atom feed23 messages in com.redhat.linux-lvmRe: [linux-lvm] Using LVM Mirroring t...
FromSent OnAttachments
Ambrogio De LorenzoSep 16, 2009 6:59 am 
André GillibertSep 16, 2009 8:05 am 
Ambrogio De LorenzoSep 16, 2009 9:47 am 
Brian J. MurrellSep 16, 2009 9:58 am 
mala...@us.ibm.comSep 16, 2009 11:19 am 
Ambrogio De LorenzoSep 16, 2009 12:03 pm 
Ambrogio De LorenzoSep 16, 2009 12:15 pm 
Brian J. MurrellSep 16, 2009 12:49 pm 
André GillibertSep 16, 2009 1:03 pm 
Ambrogio De LorenzoSep 16, 2009 1:22 pm 
mala...@us.ibm.comSep 16, 2009 1:33 pm 
Kai Stian OlstadSep 16, 2009 3:03 pm 
Bryn M. ReevesSep 17, 2009 2:57 am 
Stuart D. GathmanSep 17, 2009 8:06 am 
Brian J. MurrellSep 17, 2009 8:34 am 
Stuart D. GathmanSep 17, 2009 3:49 pm 
Les MikesellSep 17, 2009 4:26 pm 
Brian J. MurrellSep 17, 2009 4:48 pm 
Stuart D. GathmanSep 17, 2009 5:57 pm 
Sven EschenbergSep 17, 2009 6:51 pm 
Stuart D. GathmanSep 17, 2009 6:55 pm 
Mark H. WoodSep 18, 2009 9:05 am 
Stuart D. GathmanSep 18, 2009 12:12 pm 
Subject:Re: [linux-lvm] Using LVM Mirroring to obtain a usable backup
From:Stuart D. Gathman (stu@bmsi.com)
Date:Sep 17, 2009 5:57:59 pm
List:com.redhat.linux-lvm

On Thu, 17 Sep 2009, Les Mikesell wrote:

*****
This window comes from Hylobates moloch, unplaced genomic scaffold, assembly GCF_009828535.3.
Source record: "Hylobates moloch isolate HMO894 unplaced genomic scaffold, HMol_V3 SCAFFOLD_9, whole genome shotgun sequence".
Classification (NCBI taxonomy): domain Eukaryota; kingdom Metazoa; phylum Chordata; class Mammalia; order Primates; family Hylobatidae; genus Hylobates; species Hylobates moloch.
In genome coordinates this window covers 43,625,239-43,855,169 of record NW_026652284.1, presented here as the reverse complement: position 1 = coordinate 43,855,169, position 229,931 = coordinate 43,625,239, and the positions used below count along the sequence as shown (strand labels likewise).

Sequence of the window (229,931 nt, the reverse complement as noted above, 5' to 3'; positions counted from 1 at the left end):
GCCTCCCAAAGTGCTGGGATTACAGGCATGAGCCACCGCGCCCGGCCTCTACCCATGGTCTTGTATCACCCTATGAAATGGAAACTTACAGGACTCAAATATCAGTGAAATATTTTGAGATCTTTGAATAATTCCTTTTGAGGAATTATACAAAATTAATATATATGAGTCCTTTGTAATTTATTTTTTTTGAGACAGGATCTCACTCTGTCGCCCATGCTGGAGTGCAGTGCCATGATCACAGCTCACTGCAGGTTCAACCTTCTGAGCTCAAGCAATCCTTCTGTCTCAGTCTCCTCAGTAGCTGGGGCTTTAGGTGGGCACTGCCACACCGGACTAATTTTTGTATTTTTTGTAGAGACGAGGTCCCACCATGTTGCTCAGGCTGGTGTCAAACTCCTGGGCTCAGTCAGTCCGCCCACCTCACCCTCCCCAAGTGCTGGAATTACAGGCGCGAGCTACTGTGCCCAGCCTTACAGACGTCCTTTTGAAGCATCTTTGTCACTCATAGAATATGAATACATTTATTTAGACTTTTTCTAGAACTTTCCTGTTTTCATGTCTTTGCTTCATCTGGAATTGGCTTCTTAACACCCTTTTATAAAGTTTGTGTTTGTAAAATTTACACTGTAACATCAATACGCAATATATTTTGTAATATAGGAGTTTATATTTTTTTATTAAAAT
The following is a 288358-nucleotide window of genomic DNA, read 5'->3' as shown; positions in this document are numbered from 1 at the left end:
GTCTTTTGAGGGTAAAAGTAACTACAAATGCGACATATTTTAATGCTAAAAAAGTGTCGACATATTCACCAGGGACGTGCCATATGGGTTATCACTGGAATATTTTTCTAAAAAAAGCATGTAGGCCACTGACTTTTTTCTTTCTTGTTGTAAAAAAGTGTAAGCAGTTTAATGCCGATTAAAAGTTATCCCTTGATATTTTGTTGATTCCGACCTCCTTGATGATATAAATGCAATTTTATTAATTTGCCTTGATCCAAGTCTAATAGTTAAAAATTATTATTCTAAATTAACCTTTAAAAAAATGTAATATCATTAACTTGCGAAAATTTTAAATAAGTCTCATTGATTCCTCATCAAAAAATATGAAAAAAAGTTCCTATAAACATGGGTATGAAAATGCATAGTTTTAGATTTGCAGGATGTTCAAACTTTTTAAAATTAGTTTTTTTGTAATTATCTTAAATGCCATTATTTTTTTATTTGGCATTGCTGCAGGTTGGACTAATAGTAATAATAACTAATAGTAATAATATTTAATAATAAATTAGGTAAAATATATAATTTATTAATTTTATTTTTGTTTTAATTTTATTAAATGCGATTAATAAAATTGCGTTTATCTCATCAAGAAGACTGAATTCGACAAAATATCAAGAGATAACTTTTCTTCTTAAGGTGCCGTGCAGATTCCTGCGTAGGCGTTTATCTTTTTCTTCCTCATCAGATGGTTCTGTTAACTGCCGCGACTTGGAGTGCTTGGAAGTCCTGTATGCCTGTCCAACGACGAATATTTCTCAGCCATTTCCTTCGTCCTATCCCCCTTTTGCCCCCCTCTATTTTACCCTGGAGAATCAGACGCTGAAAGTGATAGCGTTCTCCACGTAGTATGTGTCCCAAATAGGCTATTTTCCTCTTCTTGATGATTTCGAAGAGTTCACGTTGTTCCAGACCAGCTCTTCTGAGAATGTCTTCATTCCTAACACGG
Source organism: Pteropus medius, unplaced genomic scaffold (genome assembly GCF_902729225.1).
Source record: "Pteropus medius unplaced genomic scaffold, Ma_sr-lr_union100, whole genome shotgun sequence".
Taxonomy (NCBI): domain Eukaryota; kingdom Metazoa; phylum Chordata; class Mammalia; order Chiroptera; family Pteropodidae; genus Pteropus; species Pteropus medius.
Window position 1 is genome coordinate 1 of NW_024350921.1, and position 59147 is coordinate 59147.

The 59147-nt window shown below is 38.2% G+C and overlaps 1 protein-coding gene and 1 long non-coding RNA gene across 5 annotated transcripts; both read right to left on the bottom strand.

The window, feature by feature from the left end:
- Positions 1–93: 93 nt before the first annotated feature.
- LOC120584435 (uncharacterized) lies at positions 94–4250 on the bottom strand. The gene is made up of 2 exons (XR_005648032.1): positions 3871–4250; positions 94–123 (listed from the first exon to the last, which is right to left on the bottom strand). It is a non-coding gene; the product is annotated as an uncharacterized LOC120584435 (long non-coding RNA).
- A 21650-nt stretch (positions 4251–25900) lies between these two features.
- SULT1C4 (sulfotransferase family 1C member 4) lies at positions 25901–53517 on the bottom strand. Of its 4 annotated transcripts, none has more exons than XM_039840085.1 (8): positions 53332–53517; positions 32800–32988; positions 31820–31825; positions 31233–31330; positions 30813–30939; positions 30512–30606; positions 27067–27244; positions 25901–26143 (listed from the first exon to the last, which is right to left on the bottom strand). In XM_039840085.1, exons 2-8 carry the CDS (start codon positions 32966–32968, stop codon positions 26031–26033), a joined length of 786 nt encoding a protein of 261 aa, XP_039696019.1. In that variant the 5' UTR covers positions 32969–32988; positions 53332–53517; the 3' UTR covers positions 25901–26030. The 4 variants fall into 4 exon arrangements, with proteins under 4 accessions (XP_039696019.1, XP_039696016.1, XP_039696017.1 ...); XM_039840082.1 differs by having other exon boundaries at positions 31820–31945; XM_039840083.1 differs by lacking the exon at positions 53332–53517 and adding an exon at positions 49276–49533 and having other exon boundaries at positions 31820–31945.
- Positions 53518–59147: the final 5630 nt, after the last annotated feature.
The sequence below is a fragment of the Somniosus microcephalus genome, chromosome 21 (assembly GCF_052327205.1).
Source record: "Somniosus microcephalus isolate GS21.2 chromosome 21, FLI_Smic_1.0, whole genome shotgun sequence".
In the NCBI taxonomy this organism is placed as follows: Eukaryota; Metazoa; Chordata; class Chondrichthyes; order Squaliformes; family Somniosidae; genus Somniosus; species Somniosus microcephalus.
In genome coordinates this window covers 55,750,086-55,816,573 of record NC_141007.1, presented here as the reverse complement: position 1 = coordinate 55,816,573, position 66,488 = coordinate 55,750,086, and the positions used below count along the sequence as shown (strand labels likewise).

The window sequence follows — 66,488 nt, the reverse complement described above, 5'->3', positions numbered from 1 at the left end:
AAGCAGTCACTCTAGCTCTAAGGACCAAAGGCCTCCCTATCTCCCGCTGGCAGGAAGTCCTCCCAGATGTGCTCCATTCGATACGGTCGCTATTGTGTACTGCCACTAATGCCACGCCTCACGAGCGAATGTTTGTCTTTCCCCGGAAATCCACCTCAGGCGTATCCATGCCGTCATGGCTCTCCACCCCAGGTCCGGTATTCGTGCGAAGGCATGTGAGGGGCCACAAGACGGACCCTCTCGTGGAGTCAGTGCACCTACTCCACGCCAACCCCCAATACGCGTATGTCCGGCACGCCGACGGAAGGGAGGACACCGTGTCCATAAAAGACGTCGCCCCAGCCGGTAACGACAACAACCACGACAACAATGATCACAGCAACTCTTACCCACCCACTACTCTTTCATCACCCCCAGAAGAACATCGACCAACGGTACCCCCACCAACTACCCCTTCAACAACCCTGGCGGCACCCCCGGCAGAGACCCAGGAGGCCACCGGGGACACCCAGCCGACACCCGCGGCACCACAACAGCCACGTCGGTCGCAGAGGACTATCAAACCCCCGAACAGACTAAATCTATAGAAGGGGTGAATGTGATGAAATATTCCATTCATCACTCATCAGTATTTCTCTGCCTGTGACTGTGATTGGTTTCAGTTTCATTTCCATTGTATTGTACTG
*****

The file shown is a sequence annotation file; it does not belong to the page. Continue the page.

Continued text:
Stuart D. Gathman wrote:

Those with money to burn seem to favor SANs. (And cloning a PV with a SAN and importclone is an easy solution to the OP problem - if only they had a SAN.) I'm part of the Po' Fo'k contingent.

Is a SAN something you can emulate with an iscsi target on fairly normal equipment?

It depends on the software on the SAN server having something like a snapshot or mirroring facility available. At its simplest level, a SAN server can be just a disk accessed by iSCSI or ATAoE. (And even I can afford that.) But high end SAN servers are LVM systems (using something like ZFS) and clients attach to logical drives that can be cloned, snapshotted, etc. Kind of moves the whole LVM layer to the disk subsystem (although it is still useful to have an additional LVM layer locally). More people people buying high end SAN servers might have kept Sun from getting bought by Oracle :-)

A high end SAN server means you allocate "disks" from the SAN instead of buying physical disks. Adding another "disk" to a server can be as simple as allocating another "LV" (or whatever the SAN software calls it) and attaching it. The OP would simply clone his disk in the SAN (and needn't worry about the duplicate VGID as long he doesn't attach the clone) before doing the upgrade.

I have one client with a SAN system, and it seems to perform well. It is one client that never needs to install a physical disk on a server I maintain for them. (Caveat, booting from iSCSI requires bringing up a Nic - which is tricky to do for linux in initrd.)